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INVESTIGATION ON OCCURRENCE OF INFLUENZA A VIRUS INFECTION IN CAMELS SLAUGHTERED AT AKAKI MUNICIPAL ABATTOIR, ETHIOPIA

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dc.contributor.advisor Dr. Fanta Desissa, Dr. Gezahegne Mamo
dc.contributor.advisor Dr. Abraham Ali
dc.contributor.author MARANATHA, WONDATIR
dc.date.accessioned 2020-11-23T07:30:38Z
dc.date.available 2020-11-23T07:30:38Z
dc.date.issued 2020-09
dc.identifier.uri http://etd.aau.edu.et/handle/123456789/23447
dc.description.abstract Influenza is a contagious respiratory disease of birds and mammals including humans caused by influenza viruses A, B, C and D. Influenza A virus (IAV) subtypes possesses the greatest zoonotic potential. Continuous circulation of Influenza A virus in different animal species may cause influenza virus to acquire adaptive genetic features for efficient human to human transmission through mutations. An abattoir based cross-sectional study was conducted from November, 2019 to August, 2020 to evaluate the prevalence of Influenza A virus infection in camels at Akaki municipal abattoir and assess the public health importance of the virus. The study animals were camels slaughtered at Akaki municipal abattoir, central Ethiopia in which the camels were brought for slaughter from camel rearing pastoral areas of Ethiopia. A total of 392 nasal swab samples were tested for the presence of viral RNA using Reverse transcriptase – polymerase chain reaction (RT-PCR), at the National Influenza Reference Laboratory at EPHI and their result showed no occurrence of Influenza A virus RNA in sampled camels. The public health significance was evaluated using questionnaire survey. A total of 19 participants who had direct contact with the camels at Akaki municipal abattoir (12) and traders (7) participated in the study. In conclusion, the present study showed that there were no camels with current infection. Yet serologic tests should be done to see the presence of antibodies. The zoonotic importance of the disease is not something that can be neglected due to the potential risk factors at Akaki municipal abattoir such as the high frequency of contact with the camels as well as consumption of raw camel meat and milk and lack of appropriate personal protective equipments. Hence, this warrants further study in camel population of pastoralist area of Ethiopia in order to confirm the occurrence of Infulenza A virus in camel and design a control options to reduce its zoonotic chance to the high-risk pastoralist population. en_US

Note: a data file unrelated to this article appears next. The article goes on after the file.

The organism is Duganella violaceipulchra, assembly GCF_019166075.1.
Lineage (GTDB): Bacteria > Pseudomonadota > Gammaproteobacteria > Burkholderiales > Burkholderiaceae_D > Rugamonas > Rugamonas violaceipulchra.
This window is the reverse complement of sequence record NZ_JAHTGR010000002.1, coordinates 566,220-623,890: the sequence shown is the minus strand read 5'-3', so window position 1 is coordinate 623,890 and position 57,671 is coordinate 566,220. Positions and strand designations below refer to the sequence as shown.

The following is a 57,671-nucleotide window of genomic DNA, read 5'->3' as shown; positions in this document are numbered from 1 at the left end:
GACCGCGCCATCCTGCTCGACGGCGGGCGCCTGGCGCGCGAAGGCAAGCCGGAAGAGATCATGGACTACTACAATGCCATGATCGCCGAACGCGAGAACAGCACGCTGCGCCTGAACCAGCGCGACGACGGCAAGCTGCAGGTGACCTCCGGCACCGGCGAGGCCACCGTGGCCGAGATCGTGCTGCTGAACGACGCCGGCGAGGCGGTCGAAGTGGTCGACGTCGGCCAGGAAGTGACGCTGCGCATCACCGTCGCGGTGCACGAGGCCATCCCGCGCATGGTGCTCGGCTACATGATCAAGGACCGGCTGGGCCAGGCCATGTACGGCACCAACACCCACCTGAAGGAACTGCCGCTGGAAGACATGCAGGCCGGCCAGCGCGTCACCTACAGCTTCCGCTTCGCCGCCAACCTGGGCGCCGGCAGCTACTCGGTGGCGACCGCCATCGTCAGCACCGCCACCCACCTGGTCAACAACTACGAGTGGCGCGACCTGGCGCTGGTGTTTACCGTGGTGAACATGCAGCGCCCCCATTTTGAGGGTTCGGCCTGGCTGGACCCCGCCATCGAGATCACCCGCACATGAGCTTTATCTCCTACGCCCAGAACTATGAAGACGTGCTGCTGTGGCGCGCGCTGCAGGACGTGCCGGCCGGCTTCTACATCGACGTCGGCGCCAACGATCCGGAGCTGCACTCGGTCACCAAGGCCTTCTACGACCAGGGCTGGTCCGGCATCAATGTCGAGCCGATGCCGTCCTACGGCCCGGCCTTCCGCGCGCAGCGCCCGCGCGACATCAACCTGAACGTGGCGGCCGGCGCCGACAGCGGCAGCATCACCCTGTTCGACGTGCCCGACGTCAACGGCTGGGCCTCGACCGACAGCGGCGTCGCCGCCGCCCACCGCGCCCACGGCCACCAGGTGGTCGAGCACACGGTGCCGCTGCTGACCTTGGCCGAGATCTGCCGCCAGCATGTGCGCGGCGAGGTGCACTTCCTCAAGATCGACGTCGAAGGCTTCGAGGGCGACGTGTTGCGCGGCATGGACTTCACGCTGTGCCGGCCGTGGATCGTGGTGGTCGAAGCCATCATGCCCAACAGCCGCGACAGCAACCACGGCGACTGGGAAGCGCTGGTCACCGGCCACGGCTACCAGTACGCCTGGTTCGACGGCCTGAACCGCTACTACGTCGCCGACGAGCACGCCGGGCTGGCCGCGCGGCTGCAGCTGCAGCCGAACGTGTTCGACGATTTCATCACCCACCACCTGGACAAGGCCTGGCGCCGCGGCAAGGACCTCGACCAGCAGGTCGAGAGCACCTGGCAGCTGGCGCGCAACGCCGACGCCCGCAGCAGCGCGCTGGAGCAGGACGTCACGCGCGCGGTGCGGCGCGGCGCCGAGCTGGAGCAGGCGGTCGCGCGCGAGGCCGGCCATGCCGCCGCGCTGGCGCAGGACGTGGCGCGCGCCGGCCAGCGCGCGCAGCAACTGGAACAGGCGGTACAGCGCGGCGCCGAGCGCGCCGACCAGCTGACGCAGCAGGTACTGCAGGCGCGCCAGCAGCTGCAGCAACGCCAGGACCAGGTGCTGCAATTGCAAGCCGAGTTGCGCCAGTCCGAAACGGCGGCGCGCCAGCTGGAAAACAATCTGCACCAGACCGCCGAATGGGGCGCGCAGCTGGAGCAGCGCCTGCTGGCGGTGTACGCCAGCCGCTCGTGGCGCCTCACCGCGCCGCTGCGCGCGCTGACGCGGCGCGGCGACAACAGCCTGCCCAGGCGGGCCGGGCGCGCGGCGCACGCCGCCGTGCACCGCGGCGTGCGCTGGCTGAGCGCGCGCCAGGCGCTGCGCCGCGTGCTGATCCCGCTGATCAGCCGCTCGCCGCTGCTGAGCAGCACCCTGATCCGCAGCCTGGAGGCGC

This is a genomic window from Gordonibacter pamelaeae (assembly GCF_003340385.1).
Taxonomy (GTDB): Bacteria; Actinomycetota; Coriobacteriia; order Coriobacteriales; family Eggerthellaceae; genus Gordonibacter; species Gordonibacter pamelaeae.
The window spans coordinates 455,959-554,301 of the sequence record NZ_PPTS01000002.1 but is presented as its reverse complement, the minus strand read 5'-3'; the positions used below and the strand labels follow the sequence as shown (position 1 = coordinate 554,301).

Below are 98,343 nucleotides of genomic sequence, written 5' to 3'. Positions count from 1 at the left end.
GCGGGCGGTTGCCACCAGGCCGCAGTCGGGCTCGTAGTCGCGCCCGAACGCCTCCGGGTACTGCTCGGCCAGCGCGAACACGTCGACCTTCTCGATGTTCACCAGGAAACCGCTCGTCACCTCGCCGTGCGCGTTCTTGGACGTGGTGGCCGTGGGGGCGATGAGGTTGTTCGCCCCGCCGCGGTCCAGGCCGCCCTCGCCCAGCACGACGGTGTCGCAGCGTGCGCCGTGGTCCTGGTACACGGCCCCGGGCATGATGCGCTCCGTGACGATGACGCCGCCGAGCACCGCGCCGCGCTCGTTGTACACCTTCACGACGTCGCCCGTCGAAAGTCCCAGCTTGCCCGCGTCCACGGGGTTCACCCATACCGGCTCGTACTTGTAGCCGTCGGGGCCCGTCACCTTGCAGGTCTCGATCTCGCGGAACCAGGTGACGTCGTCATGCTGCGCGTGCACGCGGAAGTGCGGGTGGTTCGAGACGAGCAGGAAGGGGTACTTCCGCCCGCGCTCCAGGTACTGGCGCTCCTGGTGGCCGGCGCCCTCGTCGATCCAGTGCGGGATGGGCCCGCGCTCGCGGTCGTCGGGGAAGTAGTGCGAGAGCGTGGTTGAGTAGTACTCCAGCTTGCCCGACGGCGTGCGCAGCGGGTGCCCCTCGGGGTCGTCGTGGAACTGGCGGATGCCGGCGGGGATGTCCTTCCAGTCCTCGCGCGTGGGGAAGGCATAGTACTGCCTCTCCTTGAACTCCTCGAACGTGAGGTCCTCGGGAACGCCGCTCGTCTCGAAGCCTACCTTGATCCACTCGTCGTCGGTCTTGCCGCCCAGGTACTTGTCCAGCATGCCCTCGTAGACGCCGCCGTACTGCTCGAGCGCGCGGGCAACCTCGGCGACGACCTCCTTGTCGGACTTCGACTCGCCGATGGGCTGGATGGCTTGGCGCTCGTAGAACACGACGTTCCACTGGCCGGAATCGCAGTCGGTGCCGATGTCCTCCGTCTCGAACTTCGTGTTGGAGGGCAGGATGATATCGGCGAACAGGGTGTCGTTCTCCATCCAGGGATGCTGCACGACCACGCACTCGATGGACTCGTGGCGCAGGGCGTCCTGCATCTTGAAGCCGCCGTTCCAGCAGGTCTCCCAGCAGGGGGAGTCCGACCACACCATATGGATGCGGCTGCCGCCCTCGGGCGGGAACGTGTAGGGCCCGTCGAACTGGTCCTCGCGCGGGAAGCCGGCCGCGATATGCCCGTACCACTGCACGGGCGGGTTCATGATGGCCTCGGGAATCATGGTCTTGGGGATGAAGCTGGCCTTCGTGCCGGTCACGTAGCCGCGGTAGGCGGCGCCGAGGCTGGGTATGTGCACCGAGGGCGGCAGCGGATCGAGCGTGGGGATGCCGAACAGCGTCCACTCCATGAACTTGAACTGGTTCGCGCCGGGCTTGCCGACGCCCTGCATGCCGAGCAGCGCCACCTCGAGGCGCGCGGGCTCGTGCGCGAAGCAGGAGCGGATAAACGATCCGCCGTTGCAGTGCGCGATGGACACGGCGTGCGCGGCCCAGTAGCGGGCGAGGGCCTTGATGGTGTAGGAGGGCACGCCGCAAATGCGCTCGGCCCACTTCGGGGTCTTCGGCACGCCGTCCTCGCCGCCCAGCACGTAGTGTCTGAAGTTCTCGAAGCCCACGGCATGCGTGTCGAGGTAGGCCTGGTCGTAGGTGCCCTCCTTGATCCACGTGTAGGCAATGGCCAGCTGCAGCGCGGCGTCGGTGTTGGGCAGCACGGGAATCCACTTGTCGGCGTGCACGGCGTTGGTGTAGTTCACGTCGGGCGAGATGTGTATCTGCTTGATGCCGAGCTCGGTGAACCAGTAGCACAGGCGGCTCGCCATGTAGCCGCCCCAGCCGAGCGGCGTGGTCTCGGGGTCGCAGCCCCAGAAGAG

dc.language.iso en en_US
dc.subject Influenza A virus en_US
dc.subject prevalence en_US
dc.subject public health importance en_US
dc.subject RT-PCR en_US
dc.subject Akaki municipal abattoir en_US
dc.subject Ethiopia en_US
dc.title INVESTIGATION ON OCCURRENCE OF INFLUENZA A VIRUS INFECTION IN CAMELS SLAUGHTERED AT AKAKI MUNICIPAL ABATTOIR, ETHIOPIA en_US
dc.type Thesis en_US


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